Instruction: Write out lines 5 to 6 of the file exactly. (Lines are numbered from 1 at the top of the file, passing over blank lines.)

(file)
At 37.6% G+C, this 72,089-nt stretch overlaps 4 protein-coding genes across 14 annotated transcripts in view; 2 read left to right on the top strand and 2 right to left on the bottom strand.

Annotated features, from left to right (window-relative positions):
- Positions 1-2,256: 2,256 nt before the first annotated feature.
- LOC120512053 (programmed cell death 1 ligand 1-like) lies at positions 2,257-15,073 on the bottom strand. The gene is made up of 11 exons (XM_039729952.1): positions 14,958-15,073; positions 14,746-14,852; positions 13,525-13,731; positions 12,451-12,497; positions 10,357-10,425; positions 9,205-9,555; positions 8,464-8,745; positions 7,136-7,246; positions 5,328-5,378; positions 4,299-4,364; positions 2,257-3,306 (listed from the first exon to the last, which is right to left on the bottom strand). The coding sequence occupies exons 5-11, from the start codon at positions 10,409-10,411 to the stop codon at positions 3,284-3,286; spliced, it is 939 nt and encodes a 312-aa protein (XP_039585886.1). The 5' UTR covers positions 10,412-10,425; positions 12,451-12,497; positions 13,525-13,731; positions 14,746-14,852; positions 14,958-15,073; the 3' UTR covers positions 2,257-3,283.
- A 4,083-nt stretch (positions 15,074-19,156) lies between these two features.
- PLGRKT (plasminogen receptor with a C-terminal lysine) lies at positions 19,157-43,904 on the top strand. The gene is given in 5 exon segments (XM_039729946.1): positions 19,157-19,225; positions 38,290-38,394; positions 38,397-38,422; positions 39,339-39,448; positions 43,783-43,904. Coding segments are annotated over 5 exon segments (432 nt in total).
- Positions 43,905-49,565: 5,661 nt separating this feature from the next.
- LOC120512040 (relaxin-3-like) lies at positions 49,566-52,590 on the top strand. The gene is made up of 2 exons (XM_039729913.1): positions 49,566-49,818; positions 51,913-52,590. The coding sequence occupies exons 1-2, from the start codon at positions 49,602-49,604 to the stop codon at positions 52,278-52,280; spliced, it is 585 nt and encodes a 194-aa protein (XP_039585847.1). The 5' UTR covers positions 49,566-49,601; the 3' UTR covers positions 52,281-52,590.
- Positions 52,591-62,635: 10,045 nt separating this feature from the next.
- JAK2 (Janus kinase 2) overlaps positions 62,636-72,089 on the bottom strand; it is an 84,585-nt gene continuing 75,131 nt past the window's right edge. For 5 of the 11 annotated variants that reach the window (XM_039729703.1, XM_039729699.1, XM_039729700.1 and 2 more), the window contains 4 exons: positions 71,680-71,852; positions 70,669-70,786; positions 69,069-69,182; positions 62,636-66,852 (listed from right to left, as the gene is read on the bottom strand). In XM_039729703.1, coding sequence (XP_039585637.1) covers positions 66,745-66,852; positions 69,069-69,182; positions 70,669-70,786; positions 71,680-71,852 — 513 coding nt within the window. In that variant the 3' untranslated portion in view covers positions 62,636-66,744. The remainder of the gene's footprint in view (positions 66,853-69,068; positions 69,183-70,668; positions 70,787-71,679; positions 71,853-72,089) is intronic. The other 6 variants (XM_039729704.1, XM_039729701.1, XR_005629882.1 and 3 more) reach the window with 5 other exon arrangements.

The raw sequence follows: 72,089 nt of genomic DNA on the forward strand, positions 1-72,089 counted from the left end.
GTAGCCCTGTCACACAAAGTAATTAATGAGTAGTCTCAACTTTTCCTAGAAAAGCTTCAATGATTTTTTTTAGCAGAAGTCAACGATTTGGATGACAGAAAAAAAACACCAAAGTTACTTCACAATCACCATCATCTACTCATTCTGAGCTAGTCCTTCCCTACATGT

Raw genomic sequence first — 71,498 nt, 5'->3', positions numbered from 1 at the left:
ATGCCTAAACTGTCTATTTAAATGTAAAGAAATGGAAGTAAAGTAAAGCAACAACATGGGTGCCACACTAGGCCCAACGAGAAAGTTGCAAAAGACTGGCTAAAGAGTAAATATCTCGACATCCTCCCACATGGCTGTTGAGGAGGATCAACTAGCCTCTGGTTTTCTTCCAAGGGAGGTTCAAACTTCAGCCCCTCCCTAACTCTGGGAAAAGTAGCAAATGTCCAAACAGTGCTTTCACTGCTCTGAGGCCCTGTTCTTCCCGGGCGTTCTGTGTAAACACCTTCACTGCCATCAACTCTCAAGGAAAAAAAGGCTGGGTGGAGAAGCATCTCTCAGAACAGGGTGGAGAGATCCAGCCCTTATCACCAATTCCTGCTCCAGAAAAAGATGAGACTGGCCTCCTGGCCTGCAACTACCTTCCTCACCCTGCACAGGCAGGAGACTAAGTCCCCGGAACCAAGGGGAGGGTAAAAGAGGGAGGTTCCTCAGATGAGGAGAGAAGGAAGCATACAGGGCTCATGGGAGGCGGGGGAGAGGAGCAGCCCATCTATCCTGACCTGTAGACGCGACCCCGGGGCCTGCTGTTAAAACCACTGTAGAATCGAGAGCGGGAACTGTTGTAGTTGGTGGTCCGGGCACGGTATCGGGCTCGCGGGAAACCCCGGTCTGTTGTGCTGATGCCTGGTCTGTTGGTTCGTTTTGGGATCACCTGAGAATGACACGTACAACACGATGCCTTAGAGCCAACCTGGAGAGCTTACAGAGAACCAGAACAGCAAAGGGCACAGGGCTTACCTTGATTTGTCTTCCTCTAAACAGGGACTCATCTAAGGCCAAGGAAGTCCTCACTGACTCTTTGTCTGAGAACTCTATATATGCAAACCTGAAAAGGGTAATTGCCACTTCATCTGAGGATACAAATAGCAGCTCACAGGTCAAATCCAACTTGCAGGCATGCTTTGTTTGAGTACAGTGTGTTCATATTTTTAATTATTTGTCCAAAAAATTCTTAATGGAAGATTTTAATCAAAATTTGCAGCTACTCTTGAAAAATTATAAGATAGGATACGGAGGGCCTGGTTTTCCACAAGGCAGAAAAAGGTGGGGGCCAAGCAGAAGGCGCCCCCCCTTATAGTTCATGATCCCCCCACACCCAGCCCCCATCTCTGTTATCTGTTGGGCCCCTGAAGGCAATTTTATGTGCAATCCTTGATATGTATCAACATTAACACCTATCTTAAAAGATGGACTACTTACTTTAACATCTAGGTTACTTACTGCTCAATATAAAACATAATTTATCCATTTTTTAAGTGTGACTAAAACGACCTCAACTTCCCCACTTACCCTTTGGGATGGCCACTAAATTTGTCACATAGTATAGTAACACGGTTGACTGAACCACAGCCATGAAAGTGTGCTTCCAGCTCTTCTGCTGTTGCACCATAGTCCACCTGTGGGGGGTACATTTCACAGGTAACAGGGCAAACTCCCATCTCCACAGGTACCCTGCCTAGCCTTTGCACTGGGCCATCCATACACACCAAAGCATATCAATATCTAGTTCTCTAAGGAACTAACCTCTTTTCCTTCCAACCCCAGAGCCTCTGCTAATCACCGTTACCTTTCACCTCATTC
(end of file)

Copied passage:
- A 4,083-nt stretch (positions 15,074-19,156) lies between these two features.
- PLGRKT (plasminogen receptor with a C-terminal lysine) lies at positions 19,157-43,904 on the top strand. The gene is given in 5 exon segments (XM_039729946.1): positions 19,157-19,225; positions 38,290-38,394; positions 38,397-38,422; positions 39,339-39,448; positions 43,783-43,904. Coding segments are annotated over 5 exon segments (432 nt in total).